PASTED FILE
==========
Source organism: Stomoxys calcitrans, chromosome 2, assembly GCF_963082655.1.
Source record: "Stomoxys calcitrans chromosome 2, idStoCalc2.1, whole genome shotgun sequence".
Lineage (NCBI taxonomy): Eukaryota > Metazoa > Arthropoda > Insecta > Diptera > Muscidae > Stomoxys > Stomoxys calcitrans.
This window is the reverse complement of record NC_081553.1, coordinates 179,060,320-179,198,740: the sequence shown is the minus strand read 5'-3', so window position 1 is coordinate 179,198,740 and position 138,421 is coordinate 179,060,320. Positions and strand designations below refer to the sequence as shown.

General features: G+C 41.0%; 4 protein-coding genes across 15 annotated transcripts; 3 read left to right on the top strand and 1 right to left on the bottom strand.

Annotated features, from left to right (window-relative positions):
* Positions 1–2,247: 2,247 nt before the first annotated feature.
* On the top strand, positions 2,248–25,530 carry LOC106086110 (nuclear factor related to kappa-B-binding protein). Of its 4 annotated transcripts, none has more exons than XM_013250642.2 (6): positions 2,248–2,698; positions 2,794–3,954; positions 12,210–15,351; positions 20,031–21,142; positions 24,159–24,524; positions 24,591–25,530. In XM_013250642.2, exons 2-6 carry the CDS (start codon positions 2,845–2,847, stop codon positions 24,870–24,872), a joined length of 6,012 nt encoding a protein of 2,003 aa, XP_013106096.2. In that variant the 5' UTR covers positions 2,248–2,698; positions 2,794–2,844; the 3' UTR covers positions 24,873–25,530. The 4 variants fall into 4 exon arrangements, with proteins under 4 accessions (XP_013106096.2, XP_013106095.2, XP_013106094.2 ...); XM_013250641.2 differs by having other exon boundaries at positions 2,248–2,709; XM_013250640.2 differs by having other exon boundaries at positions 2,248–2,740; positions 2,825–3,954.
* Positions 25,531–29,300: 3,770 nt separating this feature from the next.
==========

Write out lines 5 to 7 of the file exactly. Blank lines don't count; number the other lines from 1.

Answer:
General features: G+C 41.0%; 4 protein-coding genes across 15 annotated transcripts; 3 read left to right on the top strand and 1 right to left on the bottom strand.

Annotated features, from left to right (window-relative positions):
* Positions 1–2,247: 2,247 nt before the first annotated feature.